4) Calculate longitudinal angles for both view and target angles (atan2(p.z, p.x))

5) Calculate goal angle

6) Calculate vertical angle delta using asin(v.y / v.Length())

7) Restore original rotation to globe

8) Apply longitudinal delta to globe

9) Apply latitude delta to globe on the view/up cross product axis

 

but I think I will still have the issue of vertical rotations on the back side of the globe not being the same as the front side.  My solution right now results in latitude requiring to be inverted when camera is looking on the backside.  For example starting with a view rotation looking at the US and recentering after moving the camera (not the look direction) towards the eastern hemisphere.  

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For smooth interpolation of orientations you will want to store them in quaternions. Typically there are functions that will allow you to compute a quaternion from an axis/angle representation, and once you have it in quaternion form you can concatenate rotations by multiplying, and rotate the opposite direction by taking the inverse.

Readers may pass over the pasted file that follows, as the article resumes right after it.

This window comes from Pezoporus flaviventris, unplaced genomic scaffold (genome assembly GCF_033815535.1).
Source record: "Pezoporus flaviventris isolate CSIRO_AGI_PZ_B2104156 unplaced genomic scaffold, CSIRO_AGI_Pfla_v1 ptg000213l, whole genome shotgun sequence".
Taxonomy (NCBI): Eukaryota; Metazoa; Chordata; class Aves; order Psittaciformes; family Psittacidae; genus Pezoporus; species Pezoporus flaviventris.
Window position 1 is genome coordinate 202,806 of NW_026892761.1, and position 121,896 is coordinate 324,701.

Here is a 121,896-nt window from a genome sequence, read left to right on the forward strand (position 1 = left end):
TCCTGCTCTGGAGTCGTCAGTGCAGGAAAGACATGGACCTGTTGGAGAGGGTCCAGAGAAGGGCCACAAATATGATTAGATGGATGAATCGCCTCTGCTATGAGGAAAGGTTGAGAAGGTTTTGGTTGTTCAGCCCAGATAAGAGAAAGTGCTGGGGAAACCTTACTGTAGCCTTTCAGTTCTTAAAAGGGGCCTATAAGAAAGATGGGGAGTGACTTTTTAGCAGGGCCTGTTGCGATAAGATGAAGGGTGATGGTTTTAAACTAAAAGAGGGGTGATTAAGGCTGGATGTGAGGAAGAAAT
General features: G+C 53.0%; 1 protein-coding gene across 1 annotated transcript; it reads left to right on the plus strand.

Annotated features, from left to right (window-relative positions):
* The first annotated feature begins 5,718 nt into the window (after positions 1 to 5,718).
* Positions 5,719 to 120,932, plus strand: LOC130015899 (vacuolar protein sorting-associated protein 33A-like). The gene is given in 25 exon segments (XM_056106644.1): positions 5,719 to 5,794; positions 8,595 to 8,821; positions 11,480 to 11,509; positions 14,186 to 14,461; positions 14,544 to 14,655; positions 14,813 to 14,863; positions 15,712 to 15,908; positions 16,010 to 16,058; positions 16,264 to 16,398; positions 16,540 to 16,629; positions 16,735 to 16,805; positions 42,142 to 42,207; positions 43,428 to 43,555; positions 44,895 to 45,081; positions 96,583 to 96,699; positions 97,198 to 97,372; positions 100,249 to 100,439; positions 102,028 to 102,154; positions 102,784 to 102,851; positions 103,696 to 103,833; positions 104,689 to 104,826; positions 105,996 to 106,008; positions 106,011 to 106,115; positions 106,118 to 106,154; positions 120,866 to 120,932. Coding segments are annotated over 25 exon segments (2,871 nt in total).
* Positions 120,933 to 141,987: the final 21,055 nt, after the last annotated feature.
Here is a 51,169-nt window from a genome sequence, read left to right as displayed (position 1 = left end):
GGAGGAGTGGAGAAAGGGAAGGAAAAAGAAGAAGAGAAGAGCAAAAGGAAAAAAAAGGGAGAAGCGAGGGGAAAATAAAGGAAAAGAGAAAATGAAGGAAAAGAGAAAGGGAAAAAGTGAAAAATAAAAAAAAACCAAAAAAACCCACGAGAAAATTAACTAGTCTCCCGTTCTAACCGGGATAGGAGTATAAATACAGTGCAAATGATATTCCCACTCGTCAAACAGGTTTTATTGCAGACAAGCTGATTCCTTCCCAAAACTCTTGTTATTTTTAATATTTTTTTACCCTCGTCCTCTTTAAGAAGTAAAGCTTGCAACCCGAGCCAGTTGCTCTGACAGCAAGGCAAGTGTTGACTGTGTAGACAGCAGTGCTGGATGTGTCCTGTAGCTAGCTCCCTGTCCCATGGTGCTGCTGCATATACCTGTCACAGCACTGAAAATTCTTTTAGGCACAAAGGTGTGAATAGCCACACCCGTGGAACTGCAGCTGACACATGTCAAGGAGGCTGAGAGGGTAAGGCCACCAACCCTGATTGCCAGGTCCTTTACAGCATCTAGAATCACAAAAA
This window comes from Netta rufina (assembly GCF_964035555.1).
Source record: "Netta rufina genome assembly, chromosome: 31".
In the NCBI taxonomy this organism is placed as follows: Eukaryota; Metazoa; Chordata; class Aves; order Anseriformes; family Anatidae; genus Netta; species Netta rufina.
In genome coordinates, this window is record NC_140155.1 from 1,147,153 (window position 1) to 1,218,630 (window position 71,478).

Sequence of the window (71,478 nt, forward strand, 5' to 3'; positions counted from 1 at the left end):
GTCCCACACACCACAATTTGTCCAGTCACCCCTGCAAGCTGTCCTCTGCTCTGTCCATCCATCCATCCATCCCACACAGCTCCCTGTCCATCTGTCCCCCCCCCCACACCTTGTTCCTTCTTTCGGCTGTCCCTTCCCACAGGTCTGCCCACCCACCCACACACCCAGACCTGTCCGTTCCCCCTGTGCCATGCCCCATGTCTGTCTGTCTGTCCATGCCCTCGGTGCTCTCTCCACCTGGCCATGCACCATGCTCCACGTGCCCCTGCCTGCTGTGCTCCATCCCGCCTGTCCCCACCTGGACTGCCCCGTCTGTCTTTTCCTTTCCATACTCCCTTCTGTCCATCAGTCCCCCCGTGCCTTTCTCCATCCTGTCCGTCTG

You will want to store two quaternions. The first is the current orientation of the globe, and the second is the goal orientation of the globe. These are both rotations that would take you from the original, unrotated state of the globe to a world space orientation. The goal orientation will be computed by multiplying the rotations needed to move from an unrotated state until the target is aligned horizontally, followed by the rotation to align it vertically.

Once you have these two orientations, you can interpolate between them using slerp (generally provided with any quaternion implementation). If it isn't available, you can compute the delta rotation as the inverse of where you started concatenated with your goal; i.e. the rotation that undoes your current orientation and then rotates to your goal orientation. Convert this to angle-axis, scale down the angle, convert back to quaternion and then multiply in to your current orientation to move partway to the goal.